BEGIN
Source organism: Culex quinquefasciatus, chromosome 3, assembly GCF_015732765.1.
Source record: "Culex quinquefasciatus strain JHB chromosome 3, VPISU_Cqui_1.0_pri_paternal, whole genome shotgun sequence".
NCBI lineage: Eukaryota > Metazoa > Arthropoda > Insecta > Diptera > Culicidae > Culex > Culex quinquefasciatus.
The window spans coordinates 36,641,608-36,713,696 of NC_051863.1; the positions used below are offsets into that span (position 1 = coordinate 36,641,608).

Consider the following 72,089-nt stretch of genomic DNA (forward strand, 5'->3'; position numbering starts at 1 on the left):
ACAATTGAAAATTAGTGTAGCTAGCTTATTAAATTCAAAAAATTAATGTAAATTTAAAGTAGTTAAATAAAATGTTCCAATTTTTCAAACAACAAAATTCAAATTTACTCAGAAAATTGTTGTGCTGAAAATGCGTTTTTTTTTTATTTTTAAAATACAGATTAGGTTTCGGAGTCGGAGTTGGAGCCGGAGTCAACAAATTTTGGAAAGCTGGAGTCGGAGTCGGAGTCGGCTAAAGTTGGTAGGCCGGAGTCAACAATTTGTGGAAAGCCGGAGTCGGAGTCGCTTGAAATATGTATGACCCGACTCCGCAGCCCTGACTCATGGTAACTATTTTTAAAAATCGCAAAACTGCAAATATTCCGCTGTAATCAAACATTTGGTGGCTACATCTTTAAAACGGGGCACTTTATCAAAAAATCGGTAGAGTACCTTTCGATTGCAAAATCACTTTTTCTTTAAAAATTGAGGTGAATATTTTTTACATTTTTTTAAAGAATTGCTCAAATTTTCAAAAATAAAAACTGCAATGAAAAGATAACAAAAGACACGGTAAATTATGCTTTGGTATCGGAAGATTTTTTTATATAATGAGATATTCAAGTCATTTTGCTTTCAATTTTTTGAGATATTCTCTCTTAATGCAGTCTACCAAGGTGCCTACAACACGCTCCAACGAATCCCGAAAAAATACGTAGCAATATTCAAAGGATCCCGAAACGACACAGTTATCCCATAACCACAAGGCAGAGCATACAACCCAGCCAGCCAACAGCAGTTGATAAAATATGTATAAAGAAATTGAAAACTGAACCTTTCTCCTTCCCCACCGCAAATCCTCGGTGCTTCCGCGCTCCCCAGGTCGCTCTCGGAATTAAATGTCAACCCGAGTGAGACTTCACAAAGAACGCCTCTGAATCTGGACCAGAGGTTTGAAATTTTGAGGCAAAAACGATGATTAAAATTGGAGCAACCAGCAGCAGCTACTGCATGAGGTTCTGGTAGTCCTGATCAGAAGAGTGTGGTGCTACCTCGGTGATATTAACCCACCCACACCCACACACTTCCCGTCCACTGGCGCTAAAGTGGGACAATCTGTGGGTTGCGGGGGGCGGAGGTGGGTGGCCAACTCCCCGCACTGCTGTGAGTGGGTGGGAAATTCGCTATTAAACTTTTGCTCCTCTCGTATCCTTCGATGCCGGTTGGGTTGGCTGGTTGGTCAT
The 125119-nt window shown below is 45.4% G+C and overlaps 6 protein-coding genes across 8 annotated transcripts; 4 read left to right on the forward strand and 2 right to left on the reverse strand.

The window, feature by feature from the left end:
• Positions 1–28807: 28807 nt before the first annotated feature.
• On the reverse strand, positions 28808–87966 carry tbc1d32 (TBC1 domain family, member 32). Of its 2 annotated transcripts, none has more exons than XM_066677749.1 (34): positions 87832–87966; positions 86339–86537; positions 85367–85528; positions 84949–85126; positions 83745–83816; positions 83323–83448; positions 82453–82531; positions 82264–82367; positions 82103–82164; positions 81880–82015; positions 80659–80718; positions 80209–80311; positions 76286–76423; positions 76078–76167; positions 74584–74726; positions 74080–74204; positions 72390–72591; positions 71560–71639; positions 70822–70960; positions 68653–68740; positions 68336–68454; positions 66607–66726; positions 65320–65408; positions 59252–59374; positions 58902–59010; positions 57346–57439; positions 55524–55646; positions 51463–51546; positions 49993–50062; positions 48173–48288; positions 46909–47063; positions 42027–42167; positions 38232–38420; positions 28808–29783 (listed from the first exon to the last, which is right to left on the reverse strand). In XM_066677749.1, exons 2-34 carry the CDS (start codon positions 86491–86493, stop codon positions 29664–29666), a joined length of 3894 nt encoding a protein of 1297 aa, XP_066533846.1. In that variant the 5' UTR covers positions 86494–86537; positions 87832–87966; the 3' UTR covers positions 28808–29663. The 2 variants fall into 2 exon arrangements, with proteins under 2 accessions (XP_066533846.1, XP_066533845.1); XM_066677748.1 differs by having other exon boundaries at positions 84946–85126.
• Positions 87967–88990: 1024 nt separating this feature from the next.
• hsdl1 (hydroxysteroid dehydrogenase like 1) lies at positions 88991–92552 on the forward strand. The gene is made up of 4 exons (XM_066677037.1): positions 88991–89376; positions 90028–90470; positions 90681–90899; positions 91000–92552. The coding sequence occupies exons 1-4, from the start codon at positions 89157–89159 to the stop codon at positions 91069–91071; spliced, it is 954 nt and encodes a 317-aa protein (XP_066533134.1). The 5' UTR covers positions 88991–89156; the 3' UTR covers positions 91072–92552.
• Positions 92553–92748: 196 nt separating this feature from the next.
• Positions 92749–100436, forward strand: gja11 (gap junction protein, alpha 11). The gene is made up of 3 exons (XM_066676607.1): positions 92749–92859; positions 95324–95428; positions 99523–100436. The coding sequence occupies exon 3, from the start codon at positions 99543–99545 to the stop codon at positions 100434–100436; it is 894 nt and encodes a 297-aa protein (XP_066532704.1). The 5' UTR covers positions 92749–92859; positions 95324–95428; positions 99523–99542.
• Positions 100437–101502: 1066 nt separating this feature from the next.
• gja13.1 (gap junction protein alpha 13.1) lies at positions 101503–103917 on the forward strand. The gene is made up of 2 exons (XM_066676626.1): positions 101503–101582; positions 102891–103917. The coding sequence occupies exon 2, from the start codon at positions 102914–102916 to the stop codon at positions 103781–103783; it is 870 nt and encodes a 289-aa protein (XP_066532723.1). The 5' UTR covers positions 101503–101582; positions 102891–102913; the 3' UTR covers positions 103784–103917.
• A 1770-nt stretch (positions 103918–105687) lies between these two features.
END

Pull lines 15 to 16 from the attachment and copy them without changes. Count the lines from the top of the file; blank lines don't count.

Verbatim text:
• Positions 100437–101502: 1066 nt separating this feature from the next.
• gja13.1 (gap junction protein alpha 13.1) lies at positions 101503–103917 on the forward strand. The gene is made up of 2 exons (XM_066676626.1): positions 101503–101582; positions 102891–103917. The coding sequence occupies exon 2, from the start codon at positions 102914–102916 to the stop codon at positions 103781–103783; it is 870 nt and encodes a 289-aa protein (XP_066532723.1). The 5' UTR covers positions 101503–101582; positions 102891–102913; the 3' UTR covers positions 103784–103917.